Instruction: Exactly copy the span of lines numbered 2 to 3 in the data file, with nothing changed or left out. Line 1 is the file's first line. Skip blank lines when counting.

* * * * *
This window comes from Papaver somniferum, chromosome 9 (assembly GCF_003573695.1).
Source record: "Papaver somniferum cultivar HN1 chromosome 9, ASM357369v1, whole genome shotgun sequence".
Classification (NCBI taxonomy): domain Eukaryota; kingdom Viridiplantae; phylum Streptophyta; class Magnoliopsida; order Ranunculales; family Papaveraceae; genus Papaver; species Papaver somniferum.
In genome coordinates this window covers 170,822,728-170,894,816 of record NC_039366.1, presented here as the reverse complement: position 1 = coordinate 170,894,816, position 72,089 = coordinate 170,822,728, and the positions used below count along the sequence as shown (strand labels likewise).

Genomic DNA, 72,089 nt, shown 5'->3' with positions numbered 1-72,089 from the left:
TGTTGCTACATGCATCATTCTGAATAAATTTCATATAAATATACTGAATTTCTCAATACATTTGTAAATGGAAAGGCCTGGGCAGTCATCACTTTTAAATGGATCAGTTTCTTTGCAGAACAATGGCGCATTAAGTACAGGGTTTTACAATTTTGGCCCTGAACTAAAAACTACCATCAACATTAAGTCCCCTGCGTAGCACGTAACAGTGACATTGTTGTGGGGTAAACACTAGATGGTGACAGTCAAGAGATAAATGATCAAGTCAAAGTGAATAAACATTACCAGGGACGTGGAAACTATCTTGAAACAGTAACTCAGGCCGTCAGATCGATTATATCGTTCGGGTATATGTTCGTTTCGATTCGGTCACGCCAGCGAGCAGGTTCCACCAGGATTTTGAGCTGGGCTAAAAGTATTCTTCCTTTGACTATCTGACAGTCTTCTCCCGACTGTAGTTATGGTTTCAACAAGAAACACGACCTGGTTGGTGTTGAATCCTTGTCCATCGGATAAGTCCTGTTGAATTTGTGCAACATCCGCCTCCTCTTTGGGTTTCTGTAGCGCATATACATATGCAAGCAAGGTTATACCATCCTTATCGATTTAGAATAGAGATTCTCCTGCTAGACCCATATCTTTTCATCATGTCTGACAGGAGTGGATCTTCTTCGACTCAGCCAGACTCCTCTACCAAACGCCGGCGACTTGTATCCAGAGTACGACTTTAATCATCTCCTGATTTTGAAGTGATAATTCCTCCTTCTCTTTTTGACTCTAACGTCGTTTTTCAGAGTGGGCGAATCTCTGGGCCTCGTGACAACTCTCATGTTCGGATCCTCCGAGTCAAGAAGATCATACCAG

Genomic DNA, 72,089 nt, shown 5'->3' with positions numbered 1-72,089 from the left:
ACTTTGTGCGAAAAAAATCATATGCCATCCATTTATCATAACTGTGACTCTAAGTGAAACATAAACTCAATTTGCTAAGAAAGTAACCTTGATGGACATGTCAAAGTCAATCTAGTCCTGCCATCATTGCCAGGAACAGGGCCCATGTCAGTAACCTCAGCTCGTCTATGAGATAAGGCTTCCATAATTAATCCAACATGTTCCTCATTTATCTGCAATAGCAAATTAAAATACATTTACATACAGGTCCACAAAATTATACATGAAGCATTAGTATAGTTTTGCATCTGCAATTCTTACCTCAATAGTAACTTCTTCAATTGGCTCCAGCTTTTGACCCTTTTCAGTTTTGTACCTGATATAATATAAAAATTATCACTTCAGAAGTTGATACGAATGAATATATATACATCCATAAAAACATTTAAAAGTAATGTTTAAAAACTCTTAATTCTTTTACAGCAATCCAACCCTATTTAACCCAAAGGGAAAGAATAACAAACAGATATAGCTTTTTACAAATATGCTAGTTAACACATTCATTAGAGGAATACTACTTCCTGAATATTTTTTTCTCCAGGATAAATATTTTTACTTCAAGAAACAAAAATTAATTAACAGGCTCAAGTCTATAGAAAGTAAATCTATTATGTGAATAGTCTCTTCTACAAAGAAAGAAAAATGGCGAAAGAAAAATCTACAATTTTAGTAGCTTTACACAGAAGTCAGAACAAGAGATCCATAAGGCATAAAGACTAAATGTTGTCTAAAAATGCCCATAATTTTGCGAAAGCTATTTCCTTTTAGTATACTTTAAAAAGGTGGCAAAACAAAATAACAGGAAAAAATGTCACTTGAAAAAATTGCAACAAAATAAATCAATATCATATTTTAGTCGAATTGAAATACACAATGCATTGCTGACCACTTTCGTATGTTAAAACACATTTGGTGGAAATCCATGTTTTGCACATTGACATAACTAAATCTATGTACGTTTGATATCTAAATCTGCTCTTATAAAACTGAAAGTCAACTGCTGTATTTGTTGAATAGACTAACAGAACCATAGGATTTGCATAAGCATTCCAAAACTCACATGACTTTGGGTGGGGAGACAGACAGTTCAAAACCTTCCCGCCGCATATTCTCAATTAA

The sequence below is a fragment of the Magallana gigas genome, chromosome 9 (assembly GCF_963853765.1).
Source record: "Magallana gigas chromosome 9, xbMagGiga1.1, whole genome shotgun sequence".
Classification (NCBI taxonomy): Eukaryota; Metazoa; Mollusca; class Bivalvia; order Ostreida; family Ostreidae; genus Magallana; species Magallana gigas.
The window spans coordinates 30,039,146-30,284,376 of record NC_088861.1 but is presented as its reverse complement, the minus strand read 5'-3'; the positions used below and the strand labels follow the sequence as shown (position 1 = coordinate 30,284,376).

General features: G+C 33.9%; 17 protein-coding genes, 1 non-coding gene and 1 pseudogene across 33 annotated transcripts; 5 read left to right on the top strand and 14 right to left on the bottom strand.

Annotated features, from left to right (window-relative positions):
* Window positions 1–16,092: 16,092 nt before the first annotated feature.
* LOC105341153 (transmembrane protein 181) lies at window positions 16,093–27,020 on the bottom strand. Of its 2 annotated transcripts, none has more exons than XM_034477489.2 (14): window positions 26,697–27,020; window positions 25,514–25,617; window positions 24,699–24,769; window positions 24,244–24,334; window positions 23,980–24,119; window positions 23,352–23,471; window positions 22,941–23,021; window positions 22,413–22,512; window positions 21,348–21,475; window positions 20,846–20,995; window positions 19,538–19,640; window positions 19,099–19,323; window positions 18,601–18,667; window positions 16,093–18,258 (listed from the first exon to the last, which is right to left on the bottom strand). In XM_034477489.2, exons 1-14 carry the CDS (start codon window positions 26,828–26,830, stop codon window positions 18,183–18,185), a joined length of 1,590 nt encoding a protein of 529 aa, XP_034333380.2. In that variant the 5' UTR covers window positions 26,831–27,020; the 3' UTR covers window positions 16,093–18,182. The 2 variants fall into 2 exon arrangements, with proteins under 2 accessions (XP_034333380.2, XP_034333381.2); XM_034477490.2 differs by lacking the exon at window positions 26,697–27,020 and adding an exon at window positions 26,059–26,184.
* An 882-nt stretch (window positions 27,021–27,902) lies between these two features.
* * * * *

Source record: "Papaver somniferum cultivar HN1 chromosome 9, ASM357369v1, whole genome shotgun sequence".
Classification (NCBI taxonomy): domain Eukaryota; kingdom Viridiplantae; phylum Streptophyta; class Magnoliopsida; order Ranunculales; family Papaveraceae; genus Papaver; species Papaver somniferum.